Fifty-four members of the US House of Representatives have sent a letter to President Obama urging him “to use diplomatic pressure to resolve the blockade affecting Gaza.”
Initially drafted by Democrats Keith Ellison, Minnesota, and Jim McDermott, Washington, the letter says, in part:
The unabated suffering of Gazan civilians highlights the urgency of reaching a resolution to the Israeli-Palestinian conflict, and we ask you to press for immediate relief for the citizens of Gaza as an urgent component of your broader Middle East peace efforts. . . . The current blockade has severely impeded the ability of aid agencies to do their work to relieve suffering.
Fifty-two other members of the House joined Ellison and McDermott in signing the letter, a dramatic increase in congressional voices defying the powerful Israel Lobby.
The Minnesota Independent‘s story on the letter from the 54 House members lists the members by their home states. Some states are notable by their absence.
In Illinois, for example, the president’s home state, no member of either party supported the resolution. California and Massachusetts, in contrast, has eleven and six members, respectively, as signees.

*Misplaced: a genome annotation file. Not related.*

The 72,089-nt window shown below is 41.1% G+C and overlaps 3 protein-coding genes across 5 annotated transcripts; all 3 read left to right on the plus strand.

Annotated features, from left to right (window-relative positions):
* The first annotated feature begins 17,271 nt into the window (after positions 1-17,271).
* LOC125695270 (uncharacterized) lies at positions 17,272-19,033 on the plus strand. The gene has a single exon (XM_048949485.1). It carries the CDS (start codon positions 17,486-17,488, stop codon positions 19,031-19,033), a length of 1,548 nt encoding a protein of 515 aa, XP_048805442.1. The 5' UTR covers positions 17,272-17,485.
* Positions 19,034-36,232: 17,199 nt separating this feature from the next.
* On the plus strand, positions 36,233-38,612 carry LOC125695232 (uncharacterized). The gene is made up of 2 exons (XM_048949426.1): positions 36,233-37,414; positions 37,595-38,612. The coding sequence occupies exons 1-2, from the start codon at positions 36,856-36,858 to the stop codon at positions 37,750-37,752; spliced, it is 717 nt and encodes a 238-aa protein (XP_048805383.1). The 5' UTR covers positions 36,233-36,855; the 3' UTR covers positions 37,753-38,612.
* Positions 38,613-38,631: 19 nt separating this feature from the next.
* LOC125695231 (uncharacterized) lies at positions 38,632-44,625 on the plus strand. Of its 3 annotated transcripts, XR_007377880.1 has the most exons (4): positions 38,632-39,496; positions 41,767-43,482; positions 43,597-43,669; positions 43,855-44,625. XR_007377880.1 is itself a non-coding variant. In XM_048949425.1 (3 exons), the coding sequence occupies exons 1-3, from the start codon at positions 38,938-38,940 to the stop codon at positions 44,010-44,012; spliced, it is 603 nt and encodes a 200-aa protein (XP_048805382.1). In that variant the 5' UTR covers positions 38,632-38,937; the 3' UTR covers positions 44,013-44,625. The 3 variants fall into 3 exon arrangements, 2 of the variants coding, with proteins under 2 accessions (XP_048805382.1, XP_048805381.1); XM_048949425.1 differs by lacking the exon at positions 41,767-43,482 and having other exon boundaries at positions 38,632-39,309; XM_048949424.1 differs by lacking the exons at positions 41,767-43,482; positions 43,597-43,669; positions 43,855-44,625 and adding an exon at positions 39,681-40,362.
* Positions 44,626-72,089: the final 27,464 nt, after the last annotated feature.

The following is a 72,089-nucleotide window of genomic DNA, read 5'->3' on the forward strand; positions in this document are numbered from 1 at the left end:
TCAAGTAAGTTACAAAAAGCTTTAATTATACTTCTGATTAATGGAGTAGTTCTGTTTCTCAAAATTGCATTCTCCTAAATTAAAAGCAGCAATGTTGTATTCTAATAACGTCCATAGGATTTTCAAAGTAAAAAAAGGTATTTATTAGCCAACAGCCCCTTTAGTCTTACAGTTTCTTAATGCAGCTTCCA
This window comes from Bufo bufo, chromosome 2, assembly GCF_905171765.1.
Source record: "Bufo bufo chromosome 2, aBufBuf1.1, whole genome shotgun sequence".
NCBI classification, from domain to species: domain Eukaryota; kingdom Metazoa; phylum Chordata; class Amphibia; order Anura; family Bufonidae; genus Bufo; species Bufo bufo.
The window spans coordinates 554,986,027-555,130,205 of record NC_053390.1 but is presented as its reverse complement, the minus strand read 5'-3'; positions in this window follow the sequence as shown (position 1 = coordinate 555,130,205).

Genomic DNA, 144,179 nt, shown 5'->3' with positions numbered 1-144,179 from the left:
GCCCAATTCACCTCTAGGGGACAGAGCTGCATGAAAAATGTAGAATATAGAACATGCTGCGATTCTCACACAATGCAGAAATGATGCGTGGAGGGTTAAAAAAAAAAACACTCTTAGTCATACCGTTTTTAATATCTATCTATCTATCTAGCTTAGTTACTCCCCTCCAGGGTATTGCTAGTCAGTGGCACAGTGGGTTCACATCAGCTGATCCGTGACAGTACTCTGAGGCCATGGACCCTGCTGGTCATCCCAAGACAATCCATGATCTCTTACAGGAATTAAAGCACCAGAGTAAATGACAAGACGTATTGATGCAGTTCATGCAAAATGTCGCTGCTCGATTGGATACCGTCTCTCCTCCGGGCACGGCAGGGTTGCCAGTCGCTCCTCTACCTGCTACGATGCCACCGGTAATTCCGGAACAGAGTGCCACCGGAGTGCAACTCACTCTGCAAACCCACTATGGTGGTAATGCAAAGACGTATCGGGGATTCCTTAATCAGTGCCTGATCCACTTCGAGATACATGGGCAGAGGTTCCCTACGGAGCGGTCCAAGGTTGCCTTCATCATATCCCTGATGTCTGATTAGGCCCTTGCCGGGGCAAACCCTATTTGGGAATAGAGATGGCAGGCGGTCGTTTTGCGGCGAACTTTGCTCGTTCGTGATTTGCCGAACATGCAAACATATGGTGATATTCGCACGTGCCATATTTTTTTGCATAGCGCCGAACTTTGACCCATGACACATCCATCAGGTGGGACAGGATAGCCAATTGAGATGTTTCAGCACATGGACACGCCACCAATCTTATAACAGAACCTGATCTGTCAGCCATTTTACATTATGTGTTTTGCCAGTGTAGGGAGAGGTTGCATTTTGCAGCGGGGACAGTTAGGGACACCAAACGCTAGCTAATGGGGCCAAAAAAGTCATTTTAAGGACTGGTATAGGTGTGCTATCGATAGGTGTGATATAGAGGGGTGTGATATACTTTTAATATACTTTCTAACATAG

Former Illinois Congressman Paul Findley praised the House members for their courage. Speaking from experience, Findley told Helene Cobban, former Middle Eastern correspondent for the Christian Science monitor, that it was “an extraordinary step for 54 House members to stand up to the Lobby.”
“We haven’t seen so many members of Congress prepared to stand together behind a resolution critical of Israel since the 1970s,”, Findley told Cobban, who now runs a blog published by the Council on the National Interest, a non profit Washington-based organization which Findley co-founded in 1989.
Findley lost his House seat as a member of the Illinois delegation in 1982, abruptly rejected by the voters after serving his district for 22 years.
Findley’s defeat came when AIPAC supported Dick Durbin, a young Springfield Democratic attorney running against him after Findley openly called on then-President Ronald Reagan to open relations with the Palestine Libration Organization.